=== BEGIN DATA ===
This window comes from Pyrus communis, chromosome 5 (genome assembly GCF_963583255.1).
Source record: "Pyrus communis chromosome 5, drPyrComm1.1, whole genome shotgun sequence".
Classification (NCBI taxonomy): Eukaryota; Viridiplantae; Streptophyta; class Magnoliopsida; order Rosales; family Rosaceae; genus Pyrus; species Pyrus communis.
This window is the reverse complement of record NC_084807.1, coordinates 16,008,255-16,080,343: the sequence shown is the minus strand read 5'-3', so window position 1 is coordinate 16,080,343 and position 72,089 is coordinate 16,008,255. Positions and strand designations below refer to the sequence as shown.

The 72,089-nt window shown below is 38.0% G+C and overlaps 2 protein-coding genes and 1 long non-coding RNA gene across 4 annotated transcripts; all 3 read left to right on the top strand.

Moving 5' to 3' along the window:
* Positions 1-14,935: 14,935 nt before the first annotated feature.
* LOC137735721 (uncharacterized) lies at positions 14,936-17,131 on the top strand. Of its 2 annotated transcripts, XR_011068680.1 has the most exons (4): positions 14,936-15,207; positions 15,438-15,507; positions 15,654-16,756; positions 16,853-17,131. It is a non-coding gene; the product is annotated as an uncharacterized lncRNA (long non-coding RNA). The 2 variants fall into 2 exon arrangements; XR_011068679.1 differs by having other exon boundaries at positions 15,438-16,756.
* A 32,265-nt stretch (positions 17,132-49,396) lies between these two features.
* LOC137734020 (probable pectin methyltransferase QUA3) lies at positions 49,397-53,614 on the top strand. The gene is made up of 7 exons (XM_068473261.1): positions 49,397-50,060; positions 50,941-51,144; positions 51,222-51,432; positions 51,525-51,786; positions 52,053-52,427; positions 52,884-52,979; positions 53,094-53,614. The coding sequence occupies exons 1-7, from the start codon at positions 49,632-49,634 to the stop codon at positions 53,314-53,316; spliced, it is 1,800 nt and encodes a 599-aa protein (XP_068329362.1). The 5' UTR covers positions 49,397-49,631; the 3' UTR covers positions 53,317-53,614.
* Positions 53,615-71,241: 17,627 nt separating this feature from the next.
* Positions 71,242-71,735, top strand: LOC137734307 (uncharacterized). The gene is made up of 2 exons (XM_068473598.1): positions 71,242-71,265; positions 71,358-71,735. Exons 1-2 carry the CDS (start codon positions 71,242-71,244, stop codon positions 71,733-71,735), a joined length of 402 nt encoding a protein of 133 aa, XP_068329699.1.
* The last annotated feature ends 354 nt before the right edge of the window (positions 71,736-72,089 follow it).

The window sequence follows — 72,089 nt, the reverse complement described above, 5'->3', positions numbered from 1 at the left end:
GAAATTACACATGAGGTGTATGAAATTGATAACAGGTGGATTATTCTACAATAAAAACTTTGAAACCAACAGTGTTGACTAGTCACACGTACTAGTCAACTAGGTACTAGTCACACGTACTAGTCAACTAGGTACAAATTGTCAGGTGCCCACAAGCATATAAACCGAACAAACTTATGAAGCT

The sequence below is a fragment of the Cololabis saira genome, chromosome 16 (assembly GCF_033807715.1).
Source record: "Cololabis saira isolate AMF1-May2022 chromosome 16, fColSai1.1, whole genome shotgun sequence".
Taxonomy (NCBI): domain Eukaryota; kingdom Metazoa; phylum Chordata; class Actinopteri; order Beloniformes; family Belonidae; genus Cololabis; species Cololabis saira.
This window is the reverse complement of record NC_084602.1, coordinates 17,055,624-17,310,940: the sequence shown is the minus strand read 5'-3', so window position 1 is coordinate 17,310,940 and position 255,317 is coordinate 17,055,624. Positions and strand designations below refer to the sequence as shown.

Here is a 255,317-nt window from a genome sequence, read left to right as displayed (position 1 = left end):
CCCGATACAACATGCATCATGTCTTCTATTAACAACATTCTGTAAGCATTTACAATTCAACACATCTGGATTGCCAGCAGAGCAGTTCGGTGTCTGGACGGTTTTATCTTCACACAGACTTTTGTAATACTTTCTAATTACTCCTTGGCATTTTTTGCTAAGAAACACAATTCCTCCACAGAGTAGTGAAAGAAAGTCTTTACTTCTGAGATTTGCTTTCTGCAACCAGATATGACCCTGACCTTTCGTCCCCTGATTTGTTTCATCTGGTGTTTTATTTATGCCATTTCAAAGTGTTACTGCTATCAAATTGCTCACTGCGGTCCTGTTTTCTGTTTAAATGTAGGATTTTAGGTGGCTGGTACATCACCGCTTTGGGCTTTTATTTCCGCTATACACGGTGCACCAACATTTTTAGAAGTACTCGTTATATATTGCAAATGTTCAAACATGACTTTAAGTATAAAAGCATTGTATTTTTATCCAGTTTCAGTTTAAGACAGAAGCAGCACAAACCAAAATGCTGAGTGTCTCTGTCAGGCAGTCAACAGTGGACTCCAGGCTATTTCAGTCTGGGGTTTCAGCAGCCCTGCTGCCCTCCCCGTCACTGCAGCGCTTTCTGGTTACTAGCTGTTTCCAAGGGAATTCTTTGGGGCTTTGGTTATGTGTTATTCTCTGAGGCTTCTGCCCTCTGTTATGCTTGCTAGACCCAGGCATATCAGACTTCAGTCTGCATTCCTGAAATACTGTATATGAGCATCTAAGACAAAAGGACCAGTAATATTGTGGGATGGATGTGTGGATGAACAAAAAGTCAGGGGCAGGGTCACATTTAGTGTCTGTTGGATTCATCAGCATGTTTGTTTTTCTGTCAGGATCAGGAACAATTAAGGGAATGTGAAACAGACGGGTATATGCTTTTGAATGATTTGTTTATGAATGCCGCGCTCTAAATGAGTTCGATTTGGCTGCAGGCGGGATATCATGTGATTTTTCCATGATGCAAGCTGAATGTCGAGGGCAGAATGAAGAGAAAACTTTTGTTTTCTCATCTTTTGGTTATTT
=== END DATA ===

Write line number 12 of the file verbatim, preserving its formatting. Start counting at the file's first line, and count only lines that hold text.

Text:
* Positions 71,242-71,735, top strand: LOC137734307 (uncharacterized). The gene is made up of 2 exons (XM_068473598.1): positions 71,242-71,265; positions 71,358-71,735. Exons 1-2 carry the CDS (start codon positions 71,242-71,244, stop codon positions 71,733-71,735), a joined length of 402 nt encoding a protein of 133 aa, XP_068329699.1.